Engineers at MIT Create the Longest Lithium-Ion Flexible Fiber Battery in the World

The rechargeable battery is woven and washable and can power fiber-based electronic devices.

Researchers have created a rechargeable lithium battery using an ultra-long fiber. This ultra-long fiber can be used to weave into fabrics. This battery can be used to create a variety of wearable electronic devices and could even be used for 3D printing batteries in any shape.

Researchers see new possibilities in self-powered sensing and computing devices. These devices could be worn as ordinary clothing.

The team behind the new technology for battery manufacturing has created the world’s most extended flexible fiber battery (140 meters) as a proof-of-concept. This is to show that the material can be made to any length. Materials Today published the work on December 20, 2021. The paper’s lead authors are Tural Khudiyev, MIT postdoc (now an assistant professor at the National University of Singapore), and Benjamin Grena SM ’13, Ph.D. ’17 (currently at Apple). Yoel Fink and Ju Li from MIT, as well as seven other researchers at MIT, are co-authors.

This team includes researchers who have demonstrated fibers that include a variety of electronic components. These include photosensors, light-emitting diodes (LEDs), communications, and digital systems. These fibers are washable and can be washed, which makes them suitable for wearable products. However, all of them have relied on external power sources. This fiber battery is also washable and wearable. It could allow such devices to be fully self-contained.

The new fiber battery uses novel gels and a standard fiber drawing system. This starts with a larger cylindrical containing all components and heats it until it reaches its melting point. It is drawn through narrow openings to compress the material to a fraction of its original dimensions. This allows for the preservation of the original arrangement of the parts.

Khudiyev explains that other attempts to make batteries in fiber form have failed. Those were made with critical materials on one side of the fiber. This system embeds lithium and other materials within the thread with an outer coating. This makes this version waterproof and stable. He says this is the first demonstration of a fiber battery that is sufficiently long and durable to be practical.

They were able to make a 140-meter-long fiber battery. This shows that there is no upper limit. He says that they could undoubtedly make a length of a kilometer. The demonstration device that used the new fiber battery included a Li-Fi communications system. This uses pulses of light to transmit data. It also had a microphone, transistor, pre-amp, transistor, and diodes to establish optical data links between two woven fabric devices.

Khudiyev explains, “when we embed the active material inside the fiber, it means sensitive battery components have a good sealing.” “All the active materials are well-integrated, so they don’t change their positions during the drawing process. The resulting fiber battery is thinner and more flexible, yielding an aspect ratio of up to a million. This makes it possible to use standard weaving equipment for fabrics that include electronic systems and batteries.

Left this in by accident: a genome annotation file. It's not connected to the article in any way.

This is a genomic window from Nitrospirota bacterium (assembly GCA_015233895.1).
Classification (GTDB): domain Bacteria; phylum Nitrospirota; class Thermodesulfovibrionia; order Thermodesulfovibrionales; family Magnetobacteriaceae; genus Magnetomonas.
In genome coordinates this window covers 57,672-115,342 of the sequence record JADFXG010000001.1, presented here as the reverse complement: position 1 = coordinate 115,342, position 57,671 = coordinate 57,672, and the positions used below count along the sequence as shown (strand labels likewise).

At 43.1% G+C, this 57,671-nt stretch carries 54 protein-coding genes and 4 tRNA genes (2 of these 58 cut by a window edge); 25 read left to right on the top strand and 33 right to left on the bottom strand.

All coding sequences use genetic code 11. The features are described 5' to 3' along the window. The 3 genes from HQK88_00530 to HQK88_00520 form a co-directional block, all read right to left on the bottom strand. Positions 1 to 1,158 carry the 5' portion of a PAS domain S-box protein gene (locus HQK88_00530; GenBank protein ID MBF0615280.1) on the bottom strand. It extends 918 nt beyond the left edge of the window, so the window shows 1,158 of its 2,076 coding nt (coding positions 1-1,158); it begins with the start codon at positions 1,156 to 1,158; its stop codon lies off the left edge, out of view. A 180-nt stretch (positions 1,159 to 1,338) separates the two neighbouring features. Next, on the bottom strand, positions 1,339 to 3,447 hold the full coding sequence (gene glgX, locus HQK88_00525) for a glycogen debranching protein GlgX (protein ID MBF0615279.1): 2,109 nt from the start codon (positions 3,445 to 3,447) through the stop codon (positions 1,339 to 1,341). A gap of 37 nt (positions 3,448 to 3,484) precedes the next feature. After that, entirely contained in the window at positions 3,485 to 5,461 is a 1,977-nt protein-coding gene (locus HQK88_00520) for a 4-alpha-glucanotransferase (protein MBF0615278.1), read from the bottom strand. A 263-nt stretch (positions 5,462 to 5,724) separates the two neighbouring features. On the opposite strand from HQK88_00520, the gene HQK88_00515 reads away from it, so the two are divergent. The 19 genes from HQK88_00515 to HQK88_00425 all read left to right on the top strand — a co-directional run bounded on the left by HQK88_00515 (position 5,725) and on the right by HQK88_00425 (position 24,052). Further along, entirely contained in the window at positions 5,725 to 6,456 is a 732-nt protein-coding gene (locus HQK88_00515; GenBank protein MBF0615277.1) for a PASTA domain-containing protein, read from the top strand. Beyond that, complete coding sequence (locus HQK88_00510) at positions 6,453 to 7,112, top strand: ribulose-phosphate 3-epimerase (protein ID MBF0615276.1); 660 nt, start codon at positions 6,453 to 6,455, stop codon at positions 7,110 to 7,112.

Battery example. The thermally-drawn fiber battery (right) is resistant to fire due to the gel electrodes, gel electrolyte, and the control fiber battery with the liquid electrolyte. However, the control fiber battery immediately catches fire and expands. Credit: MIT

He claims that the 140-meter-long fiber has an energy storage capability of 123 milliamp hours, sufficient to charge smartphones and smartwatches. This fiber device is thinner than any other attempt to make fiber-form batteries. It measures only a few hundred millimeters thick.

Lee said their approach’s beauty is that it can embed multiple devices within a single fiber. He believes more than three to four devices can be combined in small spaces. The aggregate of these multi-device fibers will help us realize a compact fabric computer by integrating them.

The material can make one-dimensional fibers or be woven into two-dimensional fabrics. It can also be used for 3D printing and custom-shape to create solid objects such as casings. These could provide both the device’s structure and power source. A toy submarine was wrapped in the battery fiber to give it power. The power source could be integrated into the device’s design to reduce its overall weight and increase its range and efficiency.

Khudiyev claims this is the first 3D printer to print a fiber-based battery device. He says that 3D printing with a battery device is the best way to create complex objects. You don’t need to add anything after printing because everything is already in the fiber, including all metals and all active materials. It is a simple one-step printing. It’s just a one-step printing.

He says that computation units can now be placed inside everyday objects like Li-Fi.

The team filed the patent application. They are still working on further improvements to power capacity and other variations of the materials that improve efficiency. Khudiyev believes that such fiber batteries may be commercially available in a few years.

Martin Winter, a German professor of Physical Chemistry at the University of Muenster, said that the shape flexibility of the new cell allowed for designs and applications that were not possible before. He was not involved with this research. He called this work “very innovative.” He added, “most academic works on batteries focus now on grid storage and electric cars, so this is a remarkable deviation from the mainstream.”


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